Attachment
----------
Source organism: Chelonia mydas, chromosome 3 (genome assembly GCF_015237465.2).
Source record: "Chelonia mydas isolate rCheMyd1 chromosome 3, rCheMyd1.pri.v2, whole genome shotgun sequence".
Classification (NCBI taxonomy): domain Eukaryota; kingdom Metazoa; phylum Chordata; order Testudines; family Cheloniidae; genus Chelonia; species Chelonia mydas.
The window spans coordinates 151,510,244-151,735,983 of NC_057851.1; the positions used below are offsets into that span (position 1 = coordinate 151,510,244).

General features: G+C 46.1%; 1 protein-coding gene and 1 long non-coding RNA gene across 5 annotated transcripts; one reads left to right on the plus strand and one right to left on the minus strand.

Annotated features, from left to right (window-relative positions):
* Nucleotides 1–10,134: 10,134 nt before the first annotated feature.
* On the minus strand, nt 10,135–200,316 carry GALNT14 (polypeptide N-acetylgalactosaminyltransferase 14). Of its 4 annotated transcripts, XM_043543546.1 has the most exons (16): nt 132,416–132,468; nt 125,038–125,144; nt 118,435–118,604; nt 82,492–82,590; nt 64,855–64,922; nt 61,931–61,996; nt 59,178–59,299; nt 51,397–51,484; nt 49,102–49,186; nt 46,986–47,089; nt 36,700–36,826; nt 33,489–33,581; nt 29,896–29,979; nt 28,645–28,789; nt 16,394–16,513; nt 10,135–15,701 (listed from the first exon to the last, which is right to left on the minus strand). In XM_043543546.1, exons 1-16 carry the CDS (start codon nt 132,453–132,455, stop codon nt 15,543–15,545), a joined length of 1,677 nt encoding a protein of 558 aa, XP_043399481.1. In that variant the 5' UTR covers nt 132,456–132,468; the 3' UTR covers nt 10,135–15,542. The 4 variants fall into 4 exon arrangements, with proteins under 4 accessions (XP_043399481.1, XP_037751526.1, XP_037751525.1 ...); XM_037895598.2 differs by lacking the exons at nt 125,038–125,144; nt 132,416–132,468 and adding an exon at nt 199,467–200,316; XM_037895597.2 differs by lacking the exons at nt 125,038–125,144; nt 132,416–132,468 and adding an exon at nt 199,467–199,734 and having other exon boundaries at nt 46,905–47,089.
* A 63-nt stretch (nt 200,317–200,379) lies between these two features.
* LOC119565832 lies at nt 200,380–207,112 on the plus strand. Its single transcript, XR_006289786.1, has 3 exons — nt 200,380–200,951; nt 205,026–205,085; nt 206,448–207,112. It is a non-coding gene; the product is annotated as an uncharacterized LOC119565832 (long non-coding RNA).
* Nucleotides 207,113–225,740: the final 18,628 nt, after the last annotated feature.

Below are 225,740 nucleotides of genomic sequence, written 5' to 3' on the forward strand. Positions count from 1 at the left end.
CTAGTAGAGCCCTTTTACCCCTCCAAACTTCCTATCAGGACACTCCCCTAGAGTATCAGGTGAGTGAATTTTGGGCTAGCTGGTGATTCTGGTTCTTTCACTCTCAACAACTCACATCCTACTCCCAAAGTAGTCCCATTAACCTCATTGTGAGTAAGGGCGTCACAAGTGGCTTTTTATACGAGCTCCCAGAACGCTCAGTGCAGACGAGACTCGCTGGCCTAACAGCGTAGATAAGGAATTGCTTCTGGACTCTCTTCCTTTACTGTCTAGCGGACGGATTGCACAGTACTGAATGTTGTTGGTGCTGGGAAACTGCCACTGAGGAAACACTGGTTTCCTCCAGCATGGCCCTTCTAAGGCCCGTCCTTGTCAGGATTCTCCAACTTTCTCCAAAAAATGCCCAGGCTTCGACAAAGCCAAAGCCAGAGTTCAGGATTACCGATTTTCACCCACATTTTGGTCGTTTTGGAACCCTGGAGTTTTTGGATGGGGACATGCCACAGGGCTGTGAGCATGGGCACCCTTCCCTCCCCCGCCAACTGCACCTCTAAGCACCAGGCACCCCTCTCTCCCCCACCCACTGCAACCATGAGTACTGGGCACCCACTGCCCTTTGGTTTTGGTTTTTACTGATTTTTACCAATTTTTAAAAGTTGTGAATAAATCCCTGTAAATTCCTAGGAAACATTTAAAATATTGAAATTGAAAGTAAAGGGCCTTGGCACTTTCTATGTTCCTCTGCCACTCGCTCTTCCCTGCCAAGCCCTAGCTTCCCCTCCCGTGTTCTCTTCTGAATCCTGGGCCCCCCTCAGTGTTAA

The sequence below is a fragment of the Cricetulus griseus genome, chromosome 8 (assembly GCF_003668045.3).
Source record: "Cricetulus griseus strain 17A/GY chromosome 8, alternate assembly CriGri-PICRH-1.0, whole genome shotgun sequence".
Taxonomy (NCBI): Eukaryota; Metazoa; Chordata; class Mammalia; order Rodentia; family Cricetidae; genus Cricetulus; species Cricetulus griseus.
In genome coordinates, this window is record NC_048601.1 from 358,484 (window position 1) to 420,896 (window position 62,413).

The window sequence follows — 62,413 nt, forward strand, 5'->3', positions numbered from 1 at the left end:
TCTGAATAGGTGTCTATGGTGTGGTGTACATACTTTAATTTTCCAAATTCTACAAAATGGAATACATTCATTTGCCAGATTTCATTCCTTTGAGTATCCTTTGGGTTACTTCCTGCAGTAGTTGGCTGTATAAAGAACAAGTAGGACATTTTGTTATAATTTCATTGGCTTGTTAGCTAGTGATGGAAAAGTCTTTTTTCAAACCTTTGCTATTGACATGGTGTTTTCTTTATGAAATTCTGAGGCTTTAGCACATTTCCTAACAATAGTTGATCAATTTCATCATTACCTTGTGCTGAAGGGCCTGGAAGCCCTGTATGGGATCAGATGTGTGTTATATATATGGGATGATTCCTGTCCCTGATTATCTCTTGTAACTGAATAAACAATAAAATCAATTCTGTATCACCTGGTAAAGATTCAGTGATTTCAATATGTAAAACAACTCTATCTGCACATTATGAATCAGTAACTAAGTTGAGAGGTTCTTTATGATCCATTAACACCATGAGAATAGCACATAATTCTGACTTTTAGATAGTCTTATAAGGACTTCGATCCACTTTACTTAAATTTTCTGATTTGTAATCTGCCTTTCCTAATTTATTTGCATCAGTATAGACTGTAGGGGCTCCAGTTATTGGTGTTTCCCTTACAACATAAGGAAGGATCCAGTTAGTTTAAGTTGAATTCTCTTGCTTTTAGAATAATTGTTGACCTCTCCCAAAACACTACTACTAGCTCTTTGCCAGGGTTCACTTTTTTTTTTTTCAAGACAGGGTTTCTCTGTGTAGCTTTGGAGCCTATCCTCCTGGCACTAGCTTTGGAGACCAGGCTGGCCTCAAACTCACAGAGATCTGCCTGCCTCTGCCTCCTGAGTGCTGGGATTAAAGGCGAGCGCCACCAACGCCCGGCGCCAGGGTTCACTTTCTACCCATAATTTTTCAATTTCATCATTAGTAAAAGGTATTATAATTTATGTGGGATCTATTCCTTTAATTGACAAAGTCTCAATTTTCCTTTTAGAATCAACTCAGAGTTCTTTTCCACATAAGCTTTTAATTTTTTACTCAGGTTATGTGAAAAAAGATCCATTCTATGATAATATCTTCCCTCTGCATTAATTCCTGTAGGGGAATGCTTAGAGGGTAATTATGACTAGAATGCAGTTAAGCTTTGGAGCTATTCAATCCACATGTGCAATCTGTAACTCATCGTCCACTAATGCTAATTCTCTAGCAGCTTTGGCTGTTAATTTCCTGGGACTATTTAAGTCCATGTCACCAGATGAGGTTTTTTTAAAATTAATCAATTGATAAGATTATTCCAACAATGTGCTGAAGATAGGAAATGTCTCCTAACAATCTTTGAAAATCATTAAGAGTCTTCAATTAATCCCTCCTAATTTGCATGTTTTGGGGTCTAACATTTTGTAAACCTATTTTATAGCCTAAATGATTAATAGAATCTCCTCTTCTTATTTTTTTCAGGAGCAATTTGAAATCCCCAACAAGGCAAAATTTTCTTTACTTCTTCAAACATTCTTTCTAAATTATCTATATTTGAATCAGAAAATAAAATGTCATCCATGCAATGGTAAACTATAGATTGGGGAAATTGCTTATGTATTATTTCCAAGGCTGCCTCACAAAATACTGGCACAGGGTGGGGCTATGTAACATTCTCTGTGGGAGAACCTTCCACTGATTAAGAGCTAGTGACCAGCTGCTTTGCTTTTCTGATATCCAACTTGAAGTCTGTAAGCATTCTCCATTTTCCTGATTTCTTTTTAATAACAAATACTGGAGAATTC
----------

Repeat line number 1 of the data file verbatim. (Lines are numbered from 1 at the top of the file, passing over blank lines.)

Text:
Source organism: Chelonia mydas, chromosome 3 (genome assembly GCF_015237465.2).